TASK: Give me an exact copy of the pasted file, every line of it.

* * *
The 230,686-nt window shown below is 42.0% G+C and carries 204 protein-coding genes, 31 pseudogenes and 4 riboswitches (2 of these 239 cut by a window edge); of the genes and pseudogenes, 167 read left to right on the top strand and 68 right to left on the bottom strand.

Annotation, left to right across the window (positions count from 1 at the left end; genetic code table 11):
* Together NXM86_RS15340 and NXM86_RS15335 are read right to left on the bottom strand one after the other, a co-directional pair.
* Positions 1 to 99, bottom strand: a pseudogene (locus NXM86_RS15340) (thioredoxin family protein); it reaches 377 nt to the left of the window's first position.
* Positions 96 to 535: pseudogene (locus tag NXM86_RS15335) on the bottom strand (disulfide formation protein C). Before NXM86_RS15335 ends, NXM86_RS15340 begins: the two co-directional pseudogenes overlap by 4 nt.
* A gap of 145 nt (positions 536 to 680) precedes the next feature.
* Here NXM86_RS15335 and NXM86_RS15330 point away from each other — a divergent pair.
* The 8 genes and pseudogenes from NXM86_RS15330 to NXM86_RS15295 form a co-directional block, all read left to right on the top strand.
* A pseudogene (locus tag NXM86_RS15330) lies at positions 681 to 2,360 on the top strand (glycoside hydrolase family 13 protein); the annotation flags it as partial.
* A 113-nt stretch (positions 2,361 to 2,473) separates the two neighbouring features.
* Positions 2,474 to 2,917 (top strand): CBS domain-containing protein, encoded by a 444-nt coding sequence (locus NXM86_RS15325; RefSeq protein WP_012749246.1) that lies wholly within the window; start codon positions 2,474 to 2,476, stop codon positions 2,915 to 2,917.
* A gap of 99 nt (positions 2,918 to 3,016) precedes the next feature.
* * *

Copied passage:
The 230,686-nt window shown below is 42.0% G+C and carries 204 protein-coding genes, 31 pseudogenes and 4 riboswitches (2 of these 239 cut by a window edge); of the genes and pseudogenes, 167 read left to right on the top strand and 68 right to left on the bottom strand.

Annotation, left to right across the window (positions count from 1 at the left end; genetic code table 11):
* Together NXM86_RS15340 and NXM86_RS15335 are read right to left on the bottom strand one after the other, a co-directional pair.
* Positions 1 to 99, bottom strand: a pseudogene (locus NXM86_RS15340) (thioredoxin family protein); it reaches 377 nt to the left of the window's first position.
* Positions 96 to 535: pseudogene (locus tag NXM86_RS15335) on the bottom strand (disulfide formation protein C). Before NXM86_RS15335 ends, NXM86_RS15340 begins: the two co-directional pseudogenes overlap by 4 nt.
* A gap of 145 nt (positions 536 to 680) precedes the next feature.
* Here NXM86_RS15335 and NXM86_RS15330 point away from each other — a divergent pair.
* The 8 genes and pseudogenes from NXM86_RS15330 to NXM86_RS15295 form a co-directional block, all read left to right on the top strand.
* A pseudogene (locus tag NXM86_RS15330) lies at positions 681 to 2,360 on the top strand (glycoside hydrolase family 13 protein); the annotation flags it as partial.
* A 113-nt stretch (positions 2,361 to 2,473) separates the two neighbouring features.
* Positions 2,474 to 2,917 (top strand): CBS domain-containing protein, encoded by a 444-nt coding sequence (locus NXM86_RS15325; RefSeq protein WP_012749246.1) that lies wholly within the window; start codon positions 2,474 to 2,476, stop codon positions 2,915 to 2,917.
* A gap of 99 nt (positions 2,918 to 3,016) precedes the next feature.